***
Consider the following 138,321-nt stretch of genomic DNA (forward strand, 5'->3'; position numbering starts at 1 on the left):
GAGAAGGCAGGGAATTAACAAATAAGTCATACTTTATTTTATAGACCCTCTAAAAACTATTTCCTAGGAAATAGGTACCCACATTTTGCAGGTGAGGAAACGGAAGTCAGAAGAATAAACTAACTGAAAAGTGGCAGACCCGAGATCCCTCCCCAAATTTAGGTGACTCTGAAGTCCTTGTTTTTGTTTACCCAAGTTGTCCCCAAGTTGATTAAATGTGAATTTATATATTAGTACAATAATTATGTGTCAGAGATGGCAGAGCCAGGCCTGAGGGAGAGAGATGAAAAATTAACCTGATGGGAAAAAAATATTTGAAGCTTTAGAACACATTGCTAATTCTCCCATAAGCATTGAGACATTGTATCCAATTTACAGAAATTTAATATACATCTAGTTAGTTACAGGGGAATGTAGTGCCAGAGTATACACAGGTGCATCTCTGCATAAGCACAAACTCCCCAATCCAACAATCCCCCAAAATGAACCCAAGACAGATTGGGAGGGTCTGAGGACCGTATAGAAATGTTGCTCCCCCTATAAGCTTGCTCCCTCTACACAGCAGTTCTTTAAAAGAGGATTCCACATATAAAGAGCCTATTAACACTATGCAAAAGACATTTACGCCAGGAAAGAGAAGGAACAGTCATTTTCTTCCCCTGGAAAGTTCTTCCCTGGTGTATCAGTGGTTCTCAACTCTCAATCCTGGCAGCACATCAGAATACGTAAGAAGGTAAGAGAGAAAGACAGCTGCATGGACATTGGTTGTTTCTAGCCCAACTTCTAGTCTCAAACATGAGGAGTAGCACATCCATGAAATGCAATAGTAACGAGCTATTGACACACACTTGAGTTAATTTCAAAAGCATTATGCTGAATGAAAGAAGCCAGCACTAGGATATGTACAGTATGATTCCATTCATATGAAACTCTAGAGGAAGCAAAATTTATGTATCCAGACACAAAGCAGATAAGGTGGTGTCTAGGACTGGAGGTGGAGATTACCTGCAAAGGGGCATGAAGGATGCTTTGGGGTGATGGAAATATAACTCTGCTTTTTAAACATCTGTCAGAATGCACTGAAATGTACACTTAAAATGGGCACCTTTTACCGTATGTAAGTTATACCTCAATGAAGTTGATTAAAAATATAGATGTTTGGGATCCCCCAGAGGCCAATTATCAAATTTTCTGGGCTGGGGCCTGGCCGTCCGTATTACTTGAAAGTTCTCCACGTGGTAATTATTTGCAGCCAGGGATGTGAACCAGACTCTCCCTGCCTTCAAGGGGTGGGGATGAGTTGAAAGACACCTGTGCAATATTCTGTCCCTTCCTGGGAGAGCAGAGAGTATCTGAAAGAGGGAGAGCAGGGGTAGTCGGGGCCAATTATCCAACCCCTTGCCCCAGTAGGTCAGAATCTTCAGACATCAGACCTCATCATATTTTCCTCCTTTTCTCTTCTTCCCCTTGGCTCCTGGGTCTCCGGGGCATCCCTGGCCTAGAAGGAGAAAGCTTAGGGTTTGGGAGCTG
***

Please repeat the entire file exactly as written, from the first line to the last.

Consider the following 138,321-nt stretch of genomic DNA (forward strand, 5'->3'; position numbering starts at 1 on the left):
GAGAAGGCAGGGAATTAACAAATAAGTCATACTTTATTTTATAGACCCTCTAAAAACTATTTCCTAGGAAATAGGTACCCACATTTTGCAGGTGAGGAAACGGAAGTCAGAAGAATAAACTAACTGAAAAGTGGCAGACCCGAGATCCCTCCCCAAATTTAGGTGACTCTGAAGTCCTTGTTTTTGTTTACCCAAGTTGTCCCCAAGTTGATTAAATGTGAATTTATATATTAGTACAATAATTATGTGTCAGAGATGGCAGAGCCAGGCCTGAGGGAGAGAGATGAAAAATTAACCTGATGGGAAAAAAATATTTGAAGCTTTAGAACACATTGCTAATTCTCCCATAAGCATTGAGACATTGTATCCAATTTACAGAAATTTAATATACATCTAGTTAGTTACAGGGGAATGTAGTGCCAGAGTATACACAGGTGCATCTCTGCATAAGCACAAACTCCCCAATCCAACAATCCCCCAAAATGAACCCAAGACAGATTGGGAGGGTCTGAGGACCGTATAGAAATGTTGCTCCCCCTATAAGCTTGCTCCCTCTACACAGCAGTTCTTTAAAAGAGGATTCCACATATAAAGAGCCTATTAACACTATGCAAAAGACATTTACGCCAGGAAAGAGAAGGAACAGTCATTTTCTTCCCCTGGAAAGTTCTTCCCTGGTGTATCAGTGGTTCTCAACTCTCAATCCTGGCAGCACATCAGAATACGTAAGAAGGTAAGAGAGAAAGACAGCTGCATGGACATTGGTTGTTTCTAGCCCAACTTCTAGTCTCAAACATGAGGAGTAGCACATCCATGAAATGCAATAGTAACGAGCTATTGACACACACTTGAGTTAATTTCAAAAGCATTATGCTGAATGAAAGAAGCCAGCACTAGGATATGTACAGTATGATTCCATTCATATGAAACTCTAGAGGAAGCAAAATTTATGTATCCAGACACAAAGCAGATAAGGTGGTGTCTAGGACTGGAGGTGGAGATTACCTGCAAAGGGGCATGAAGGATGCTTTGGGGTGATGGAAATATAACTCTGCTTTTTAAACATCTGTCAGAATGCACTGAAATGTACACTTAAAATGGGCACCTTTTACCGTATGTAAGTTATACCTCAATGAAGTTGATTAAAAATATAGATGTTTGGGATCCCCCAGAGGCCAATTATCAAATTTTCTGGGCTGGGGCCTGGCCGTCCGTATTACTTGAAAGTTCTCCACGTGGTAATTATTTGCAGCCAGGGATGTGAACCAGACTCTCCCTGCCTTCAAGGGGTGGGGATGAGTTGAAAGACACCTGTGCAATATTCTGTCCCTTCCTGGGAGAGCAGAGAGTATCTGAAAGAGGGAGAGCAGGGGTAGTCGGGGCCAATTATCCAACCCCTTGCCCCAGTAGGTCAGAATCTTCAGACATCAGACCTCATCATATTTTCCTCCTTTTCTCTTCTTCCCCTTGGCTCCTGGGTCTCCGGGGCATCCCTGGCCTAGAAGGAGAAAGCTTAGGGTTTGGGAGCTG